My knowledge of Western Australia was admittedly weak before my plane first touched down in Perth. I knew it was huge; about three times the size of Texas. I knew it was beautiful and featured everything from lush wine growing regions to massive deserts. I also knew it was divided into different regions, including the dusty Goldfields region. Named after the many mines that started with the gold rush of the 19th century and continue to today, I didn’t think my time spent there would be all that memorable. As usual though, I was quickly proven wrong and looking back at my experiences in the massive area, there were a few spectacular moments that made my trip through the Goldfields especially memorable.
Super Pit – At first one of the largest open pit mine in the world might not sound like the ideal tourist site, and I’d agree with that. Even in spite of my own ecological concerns regarding the mining practice, as soon as I saw the Super Pit in person I was taken aback by its improbable beauty. Located in Kalgoorlie, the pit originally started as multiple pits that date back to the gold rush era, that were then combined into the massive pit. The pit produces a staggering 28 tons of gold every year and is currently 3.5 kilometers long, 1.5 kilometers wide, 570 meters deep and growing. I was prepared to hate it in all honesty, but stepping into the viewing area the colors of the pit and the sun gleaming off of it were amazing. It was like a large canyon, the ribbons of color mesmerizing in their own right. I walked away not only understanding a little bit more about the mining industry that day, but with an appreciation of the beauty of the Super Pit, regardless of my own opinions about the practice.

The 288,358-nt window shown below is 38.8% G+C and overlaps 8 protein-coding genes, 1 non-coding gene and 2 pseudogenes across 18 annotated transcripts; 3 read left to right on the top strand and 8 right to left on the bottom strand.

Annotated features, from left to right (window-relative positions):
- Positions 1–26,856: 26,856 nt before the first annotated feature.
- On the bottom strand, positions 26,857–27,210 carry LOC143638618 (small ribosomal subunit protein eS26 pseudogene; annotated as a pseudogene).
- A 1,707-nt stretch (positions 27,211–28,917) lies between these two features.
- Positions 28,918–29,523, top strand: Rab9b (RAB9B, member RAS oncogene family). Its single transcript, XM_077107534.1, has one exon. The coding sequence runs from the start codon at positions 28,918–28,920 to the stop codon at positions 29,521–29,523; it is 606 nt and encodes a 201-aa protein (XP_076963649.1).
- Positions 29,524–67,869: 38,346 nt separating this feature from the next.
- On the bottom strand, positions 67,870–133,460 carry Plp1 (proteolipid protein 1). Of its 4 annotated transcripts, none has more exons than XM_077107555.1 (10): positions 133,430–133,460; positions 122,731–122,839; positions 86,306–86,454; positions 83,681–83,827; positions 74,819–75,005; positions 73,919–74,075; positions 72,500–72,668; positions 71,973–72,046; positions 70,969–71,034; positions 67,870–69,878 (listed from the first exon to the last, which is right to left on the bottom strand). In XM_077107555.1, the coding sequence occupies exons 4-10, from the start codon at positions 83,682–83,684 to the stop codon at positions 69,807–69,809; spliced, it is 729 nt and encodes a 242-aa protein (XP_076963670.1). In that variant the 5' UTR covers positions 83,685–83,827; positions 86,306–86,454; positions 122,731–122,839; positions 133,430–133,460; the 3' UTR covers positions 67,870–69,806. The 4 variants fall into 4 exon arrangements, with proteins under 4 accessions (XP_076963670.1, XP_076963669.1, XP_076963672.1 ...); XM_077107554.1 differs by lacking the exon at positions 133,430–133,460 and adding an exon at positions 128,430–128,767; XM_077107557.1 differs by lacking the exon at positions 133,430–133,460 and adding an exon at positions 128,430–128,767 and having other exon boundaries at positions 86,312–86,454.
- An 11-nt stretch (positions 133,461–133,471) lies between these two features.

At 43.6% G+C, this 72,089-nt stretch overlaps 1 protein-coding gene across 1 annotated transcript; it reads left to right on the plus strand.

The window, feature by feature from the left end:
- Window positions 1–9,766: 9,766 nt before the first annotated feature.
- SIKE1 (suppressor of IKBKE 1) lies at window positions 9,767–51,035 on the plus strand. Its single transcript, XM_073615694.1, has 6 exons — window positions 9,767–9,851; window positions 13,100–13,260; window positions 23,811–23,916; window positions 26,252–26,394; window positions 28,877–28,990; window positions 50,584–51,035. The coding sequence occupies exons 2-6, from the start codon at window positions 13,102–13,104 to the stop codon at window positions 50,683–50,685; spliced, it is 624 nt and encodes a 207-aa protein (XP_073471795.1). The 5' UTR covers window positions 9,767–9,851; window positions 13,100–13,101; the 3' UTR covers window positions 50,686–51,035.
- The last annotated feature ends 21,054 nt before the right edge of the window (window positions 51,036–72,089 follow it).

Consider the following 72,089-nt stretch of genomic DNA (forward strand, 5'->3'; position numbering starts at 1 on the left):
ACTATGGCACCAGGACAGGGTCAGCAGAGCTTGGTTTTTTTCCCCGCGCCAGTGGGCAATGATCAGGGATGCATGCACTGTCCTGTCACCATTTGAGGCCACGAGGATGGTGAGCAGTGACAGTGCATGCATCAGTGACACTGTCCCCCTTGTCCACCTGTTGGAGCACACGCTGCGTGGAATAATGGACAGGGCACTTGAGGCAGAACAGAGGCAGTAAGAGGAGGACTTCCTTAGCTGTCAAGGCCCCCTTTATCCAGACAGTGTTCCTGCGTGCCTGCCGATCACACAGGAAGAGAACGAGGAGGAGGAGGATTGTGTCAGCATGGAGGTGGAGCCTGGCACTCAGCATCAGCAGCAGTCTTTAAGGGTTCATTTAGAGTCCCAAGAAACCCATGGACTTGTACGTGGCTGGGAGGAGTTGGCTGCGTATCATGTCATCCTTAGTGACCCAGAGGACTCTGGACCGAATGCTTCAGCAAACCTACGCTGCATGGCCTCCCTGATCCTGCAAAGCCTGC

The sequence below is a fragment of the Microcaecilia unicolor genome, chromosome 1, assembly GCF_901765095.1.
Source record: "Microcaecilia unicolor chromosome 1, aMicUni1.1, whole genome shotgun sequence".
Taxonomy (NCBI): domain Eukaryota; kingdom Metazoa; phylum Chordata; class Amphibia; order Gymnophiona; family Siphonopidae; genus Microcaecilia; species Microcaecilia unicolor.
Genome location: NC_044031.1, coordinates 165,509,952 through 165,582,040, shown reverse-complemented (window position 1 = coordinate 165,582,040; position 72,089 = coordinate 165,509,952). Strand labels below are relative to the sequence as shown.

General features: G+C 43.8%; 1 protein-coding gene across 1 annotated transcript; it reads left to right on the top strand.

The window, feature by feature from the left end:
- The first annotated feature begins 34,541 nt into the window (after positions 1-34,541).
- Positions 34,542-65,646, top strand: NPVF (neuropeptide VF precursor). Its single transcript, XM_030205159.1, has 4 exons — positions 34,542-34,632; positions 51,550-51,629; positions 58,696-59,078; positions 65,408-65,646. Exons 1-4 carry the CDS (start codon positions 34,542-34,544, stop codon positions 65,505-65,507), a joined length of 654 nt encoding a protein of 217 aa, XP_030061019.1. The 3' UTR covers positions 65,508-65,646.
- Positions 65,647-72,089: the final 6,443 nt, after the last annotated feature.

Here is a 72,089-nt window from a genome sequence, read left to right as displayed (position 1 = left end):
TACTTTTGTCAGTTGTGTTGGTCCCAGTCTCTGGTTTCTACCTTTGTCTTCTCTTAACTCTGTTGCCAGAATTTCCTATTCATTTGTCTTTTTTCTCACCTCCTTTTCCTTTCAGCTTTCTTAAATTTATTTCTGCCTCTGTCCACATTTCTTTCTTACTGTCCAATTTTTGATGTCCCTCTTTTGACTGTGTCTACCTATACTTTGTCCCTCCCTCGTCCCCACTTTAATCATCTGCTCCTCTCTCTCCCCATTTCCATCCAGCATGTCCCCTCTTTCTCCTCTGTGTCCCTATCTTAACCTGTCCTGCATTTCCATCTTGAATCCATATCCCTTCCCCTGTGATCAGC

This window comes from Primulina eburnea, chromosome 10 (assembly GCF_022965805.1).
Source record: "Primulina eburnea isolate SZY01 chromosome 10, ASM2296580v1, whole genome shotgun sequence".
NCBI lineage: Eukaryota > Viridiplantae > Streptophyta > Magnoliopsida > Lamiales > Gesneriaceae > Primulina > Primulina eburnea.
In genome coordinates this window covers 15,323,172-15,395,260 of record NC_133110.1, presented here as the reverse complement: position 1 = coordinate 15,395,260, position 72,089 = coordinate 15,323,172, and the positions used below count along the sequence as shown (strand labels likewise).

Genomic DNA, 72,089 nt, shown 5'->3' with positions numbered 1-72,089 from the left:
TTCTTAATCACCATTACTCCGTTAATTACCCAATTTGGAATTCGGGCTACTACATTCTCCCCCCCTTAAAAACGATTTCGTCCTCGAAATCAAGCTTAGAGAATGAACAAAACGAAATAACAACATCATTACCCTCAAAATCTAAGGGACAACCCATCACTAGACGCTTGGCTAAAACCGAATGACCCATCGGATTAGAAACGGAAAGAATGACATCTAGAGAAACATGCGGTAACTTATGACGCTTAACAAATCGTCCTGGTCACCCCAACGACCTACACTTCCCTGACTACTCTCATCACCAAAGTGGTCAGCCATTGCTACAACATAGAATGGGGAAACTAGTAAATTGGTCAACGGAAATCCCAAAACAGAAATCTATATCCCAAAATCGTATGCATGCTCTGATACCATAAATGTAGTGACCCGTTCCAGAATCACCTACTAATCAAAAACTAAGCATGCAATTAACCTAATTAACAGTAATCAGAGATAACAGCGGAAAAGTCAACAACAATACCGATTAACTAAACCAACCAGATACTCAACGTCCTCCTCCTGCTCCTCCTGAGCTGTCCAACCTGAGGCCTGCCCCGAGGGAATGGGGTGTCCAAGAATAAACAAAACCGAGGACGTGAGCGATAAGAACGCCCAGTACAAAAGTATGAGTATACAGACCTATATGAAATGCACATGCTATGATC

Flat Tire – My guide and I were driving through the middle of nowhere, en route to the small town of Menzies and then on to the more well known Lake Ballard. She wanted to first show me some ghost towns, and as we were circling the former town of Siberia, we realized that the worst had happened. We had a flat tire, in Siberia. There was no cell reception and no other choice, so we started the arduous process of changing the tire. I say arduous because neither of us really knew how to change a tire exactly. With the owner’s manual in hand, we awkwardly went through the process of finding the spare, taking off the flat tire and jacking the truck. It was only then that we realized the jack included with the 4×4 wasn’t high enough to allow us to actually change the tire. Without a lot of options left to us, I was honestly starting to get worried when the improbable happened. A truck approached, a rarity in the barren Outback. Out hopped a typically affable Aussie who asked if we needed any help. Turns out he works for the local government and was out checking the road conditions. Within minutes he had solved our tire issues and had us on our way again, leaving me with a great story of being stuck in the middle of Siberia with a flat tire.
Broad Arrow Tavern – The sole survivor of a long since evacuated gold rush town, this lonely tavern located about 40 miles from Kalgoorlie has been serving customers since 1896. The quintessential Aussie outback pub, the Broad Arrow isn’t famous just for existing, but for the thousands of notes left behind by customers covering every wall inside and out of the tavern. I stopped for lunch before catching a flight back to Perth, and was surprised to find a place that wasn’t just there for tourists, but one that really did have regulars. While chowing down on a massive cheeseburger, miners in their iconic high-visibility garb came and left, grabbing everything from a cold beer to a hearty sandwich. The fact that the tavern exists in 2014 is nothing short of miraculous, especially since I drove by many other ghost towns long left to the desert.
Ghost Towns – Speaking of ghost towns, witnessing a variety of them throughout the Goldfields region was oddly enjoyable. This part of Western Australia was overrun by prospectors when gold was first found, and similar to other parts of the world small mining towns popped up literally overnight. As soon as the gold in specific mines was depleted though, the towns vanished just as fast as they appeared; many times residents leaving everything behind. Now a tourist driving route, you can spend days tracing the echoes of the past, random buildings that possess a fascinating history.
Western Australia surprised me in a lot of ways, and the Goldfields region especially. I thought I’d find a boring wasteland, but was instead met with a fascinating and even dynamic region.